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Hanging Tough

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As you make the 25-mile drive from Oregon's capital of Salem west across the Willamette Valley toward Perrydale, the Douglas firs that stand like dark-green sentries on the hillsides begin to give way to open farmland.

Just about the time the flats become more rolling, the outline of the foothills of the Coast Range Mountains breaks through the low, moisture-laden clouds.

This is where the turn for Perrydale comes.

The two-lane ribbon of Perrydale Road and the parallel parade of electric-line poles are the only interruption to the acres of fields, some green with young winter wheat, and the scattered houses and farm buildings.

Five miles down the road, the only clue to an upcoming settlement is the somewhat denser array of buildings--a large Victorian house, a modest clapboard church, and, finally, the white, bungalow-style school building.

Those landmarks pinpoint the lone intersection that is Perrydale.

This crossroads merits traffic control no more strict than stop signs. Not one retail business enlivens the hamlet--not a gas station, not a 7-Eleven. The nearest post office is seven miles away.

There used to be more commerce here. A feed-and-seed mill and store burned down just a couple of years ago. Lots of other local features are only history, too: the passenger railroad, a hotel, saloons, the wooden sidewalks, hardware and drug stores, grocery stores.

Today, the heart of the Perrydale economy is the farms that grow grass seed, wheat, cherries, and filberts; a road contractor; and the 27-employee school district.

For well over 100 years, despite its changing fortunes, the school has been this community's constant.

The first Perrydale school even predates the arrival of the railroad and the establishment of the town itself, in 1878; it opened in 1870, just 11 years after Oregon became the 33rd state.

In Perrydale, as in other hamlets and small towns, the school is a hub of activity. The varsity basketball games draw a crowd that loads the bleachers in the smaller-than-regulation gymnasium to groaning and pushes the indoor mercury to 80 degrees.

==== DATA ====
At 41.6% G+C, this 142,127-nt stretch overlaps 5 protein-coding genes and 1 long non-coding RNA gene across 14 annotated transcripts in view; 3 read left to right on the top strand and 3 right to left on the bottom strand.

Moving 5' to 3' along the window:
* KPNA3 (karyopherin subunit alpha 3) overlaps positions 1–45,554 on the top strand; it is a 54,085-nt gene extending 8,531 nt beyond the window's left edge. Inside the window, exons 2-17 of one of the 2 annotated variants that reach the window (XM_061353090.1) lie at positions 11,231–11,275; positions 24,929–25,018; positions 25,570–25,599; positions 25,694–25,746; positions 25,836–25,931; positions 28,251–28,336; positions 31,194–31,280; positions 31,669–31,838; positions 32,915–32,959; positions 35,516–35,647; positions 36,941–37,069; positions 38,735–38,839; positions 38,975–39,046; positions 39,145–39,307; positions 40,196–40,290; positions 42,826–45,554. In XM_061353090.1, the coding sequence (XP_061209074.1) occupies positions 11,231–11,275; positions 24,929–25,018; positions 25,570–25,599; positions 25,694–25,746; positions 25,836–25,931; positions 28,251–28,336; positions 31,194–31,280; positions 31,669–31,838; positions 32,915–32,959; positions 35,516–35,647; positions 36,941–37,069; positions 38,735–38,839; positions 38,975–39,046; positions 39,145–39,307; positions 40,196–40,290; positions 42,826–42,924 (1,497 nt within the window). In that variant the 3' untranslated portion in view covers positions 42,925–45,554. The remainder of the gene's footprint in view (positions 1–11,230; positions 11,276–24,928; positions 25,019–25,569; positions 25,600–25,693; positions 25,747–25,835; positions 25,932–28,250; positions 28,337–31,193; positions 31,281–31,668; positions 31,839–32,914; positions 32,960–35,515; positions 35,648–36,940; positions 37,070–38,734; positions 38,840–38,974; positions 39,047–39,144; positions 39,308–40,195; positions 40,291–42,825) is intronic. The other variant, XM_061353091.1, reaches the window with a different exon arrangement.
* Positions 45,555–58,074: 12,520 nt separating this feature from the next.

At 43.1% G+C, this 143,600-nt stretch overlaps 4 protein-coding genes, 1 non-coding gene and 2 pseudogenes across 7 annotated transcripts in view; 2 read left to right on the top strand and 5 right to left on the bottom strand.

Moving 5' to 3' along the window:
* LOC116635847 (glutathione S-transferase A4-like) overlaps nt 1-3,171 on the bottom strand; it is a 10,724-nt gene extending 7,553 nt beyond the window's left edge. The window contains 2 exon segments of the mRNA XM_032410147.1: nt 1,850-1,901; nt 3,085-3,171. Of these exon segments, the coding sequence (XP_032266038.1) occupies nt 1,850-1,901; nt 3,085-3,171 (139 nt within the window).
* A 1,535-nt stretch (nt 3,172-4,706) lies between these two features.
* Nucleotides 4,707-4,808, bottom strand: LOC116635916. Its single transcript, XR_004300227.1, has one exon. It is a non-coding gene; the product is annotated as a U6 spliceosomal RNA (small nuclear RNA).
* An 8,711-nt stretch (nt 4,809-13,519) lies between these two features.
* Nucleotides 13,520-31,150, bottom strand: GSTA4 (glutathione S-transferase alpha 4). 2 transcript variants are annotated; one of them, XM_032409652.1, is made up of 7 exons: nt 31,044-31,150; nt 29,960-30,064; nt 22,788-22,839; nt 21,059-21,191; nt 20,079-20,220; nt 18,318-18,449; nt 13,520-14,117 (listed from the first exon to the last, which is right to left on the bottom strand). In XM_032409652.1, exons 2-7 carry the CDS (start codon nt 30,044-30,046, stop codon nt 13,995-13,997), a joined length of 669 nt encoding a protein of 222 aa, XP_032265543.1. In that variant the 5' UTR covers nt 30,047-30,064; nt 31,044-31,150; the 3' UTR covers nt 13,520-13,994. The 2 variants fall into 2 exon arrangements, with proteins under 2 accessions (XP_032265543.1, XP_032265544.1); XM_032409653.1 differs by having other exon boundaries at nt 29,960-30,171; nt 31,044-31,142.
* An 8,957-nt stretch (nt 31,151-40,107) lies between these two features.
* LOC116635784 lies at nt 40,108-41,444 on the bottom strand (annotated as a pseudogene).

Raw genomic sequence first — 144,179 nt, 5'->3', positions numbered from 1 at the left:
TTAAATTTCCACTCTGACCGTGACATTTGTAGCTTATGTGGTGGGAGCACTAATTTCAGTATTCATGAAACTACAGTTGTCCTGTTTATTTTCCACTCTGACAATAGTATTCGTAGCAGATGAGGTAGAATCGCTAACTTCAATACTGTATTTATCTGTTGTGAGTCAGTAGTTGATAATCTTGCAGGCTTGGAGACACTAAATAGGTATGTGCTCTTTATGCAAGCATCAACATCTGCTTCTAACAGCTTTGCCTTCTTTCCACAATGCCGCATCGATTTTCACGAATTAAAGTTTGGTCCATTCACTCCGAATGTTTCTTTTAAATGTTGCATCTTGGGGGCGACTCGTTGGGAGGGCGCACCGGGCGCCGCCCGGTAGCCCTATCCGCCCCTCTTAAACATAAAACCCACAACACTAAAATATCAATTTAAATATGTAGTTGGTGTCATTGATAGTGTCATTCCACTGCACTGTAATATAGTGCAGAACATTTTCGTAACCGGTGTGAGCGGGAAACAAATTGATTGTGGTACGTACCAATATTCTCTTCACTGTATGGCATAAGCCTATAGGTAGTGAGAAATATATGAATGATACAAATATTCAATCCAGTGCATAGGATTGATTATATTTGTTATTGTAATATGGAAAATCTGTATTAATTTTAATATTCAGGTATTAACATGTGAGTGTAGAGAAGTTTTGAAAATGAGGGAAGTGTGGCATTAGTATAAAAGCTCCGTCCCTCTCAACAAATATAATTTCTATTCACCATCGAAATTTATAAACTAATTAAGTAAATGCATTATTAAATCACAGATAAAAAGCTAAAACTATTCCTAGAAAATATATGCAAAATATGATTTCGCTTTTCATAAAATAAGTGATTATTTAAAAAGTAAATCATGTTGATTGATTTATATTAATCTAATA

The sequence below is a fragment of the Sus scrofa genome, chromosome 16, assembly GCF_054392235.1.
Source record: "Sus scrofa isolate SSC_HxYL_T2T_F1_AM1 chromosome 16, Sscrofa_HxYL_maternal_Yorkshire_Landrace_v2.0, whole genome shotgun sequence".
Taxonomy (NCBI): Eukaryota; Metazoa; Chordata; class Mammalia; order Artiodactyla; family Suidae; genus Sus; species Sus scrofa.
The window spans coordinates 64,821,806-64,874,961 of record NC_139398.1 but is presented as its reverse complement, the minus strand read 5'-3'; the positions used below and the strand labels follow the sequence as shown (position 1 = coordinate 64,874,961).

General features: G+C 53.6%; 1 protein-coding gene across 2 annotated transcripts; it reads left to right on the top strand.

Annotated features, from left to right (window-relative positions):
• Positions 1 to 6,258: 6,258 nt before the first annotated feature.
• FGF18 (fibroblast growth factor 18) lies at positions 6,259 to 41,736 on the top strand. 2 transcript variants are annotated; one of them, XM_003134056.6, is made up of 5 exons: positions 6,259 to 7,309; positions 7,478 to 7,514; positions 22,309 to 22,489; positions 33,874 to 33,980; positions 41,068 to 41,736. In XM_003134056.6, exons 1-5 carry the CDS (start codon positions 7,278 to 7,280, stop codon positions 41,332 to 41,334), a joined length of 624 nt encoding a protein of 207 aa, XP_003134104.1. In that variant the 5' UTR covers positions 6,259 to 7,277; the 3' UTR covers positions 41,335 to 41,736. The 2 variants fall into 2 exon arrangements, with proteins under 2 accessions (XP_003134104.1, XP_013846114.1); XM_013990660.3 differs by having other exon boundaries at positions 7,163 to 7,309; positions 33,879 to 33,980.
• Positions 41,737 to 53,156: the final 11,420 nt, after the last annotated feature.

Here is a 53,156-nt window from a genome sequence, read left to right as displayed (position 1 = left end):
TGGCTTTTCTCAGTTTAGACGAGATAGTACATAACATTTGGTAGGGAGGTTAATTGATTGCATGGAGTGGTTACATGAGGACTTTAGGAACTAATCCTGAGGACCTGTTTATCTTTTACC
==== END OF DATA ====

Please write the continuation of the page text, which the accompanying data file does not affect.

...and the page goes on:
The gym becomes a polling place for the 500 or so registered voters in the area and a community hall when clans gather for reunions or to celebrate a baby or bridal shower.

Despite its longtime prominence at this intersection, the one-school, 240-student K-12 Perrydale school district now stands at another kind of crossroads, one that will decide its very existence.

Like many other small rural school districts around the country, Perrydale is struggling to hang on. But unlike districts in other states, it is not being pressured to close by a state policy of consolidating small districts into larger ones that offer more economies of scale.

Instead, Perrydale is one of the many accidental victims of discontented taxpayers who four years ago approved a sweeping property-tax-limitation measure.

Ballot Measure 5, a law similar to California's Proposition 13, ratchets down property taxes to equally low levels around the state, drying up much of the locally raised money that is the lifeblood of school districts.

Larger districts, whose per-pupil costs tend to be lower anyway, may be able to trim staff and programs to cope. Portland, for example, is looking at eliminating elementary music and physical education and 231 teaching positions districtwide to trim $25 million from its budget.

But in an already-lean operation like Perrydale's, the loss of one teacher can mean the end of five or six different courses.

If Perrydale managed to turn the other cheek after the initial blow aimed by Measure 5, it suffered a hard slap on the other side when legislators in 1991 passed ambitious school-reform legislation that phases in over several years. Among other provisions, the legislation calls for a longer school year and instruction by 1997 in six broadly defined occupation tracks.

For Perrydale, the next two years are critical.

During this school year and next, the district, which has an annual budget of $1.45 million, will see its revenues shrink 24 percent--a loss of $151,206 this year and $194,335 in the 1994-95 school year.

By the 1995-96 school year, Perrydale will be essentially bankrupt.

Caught in this double bind, the district could view the handwriting on the wall as an overwhelming obstacle and begin plans to merge with another district; there are several within a 10- or 15-mile radius. An elementary school, for example, could remain on the current site, with high school students being sent to a larger school elsewhere.

But such a scenario underestimates the iron will of a school board made up almost entirely of farmers who've lived through their share of hard times. It also doesn't take into account the desires of the most dynamic figure in Perrydale--its superintendent/principal, a whirling dervish named Tim Adsit.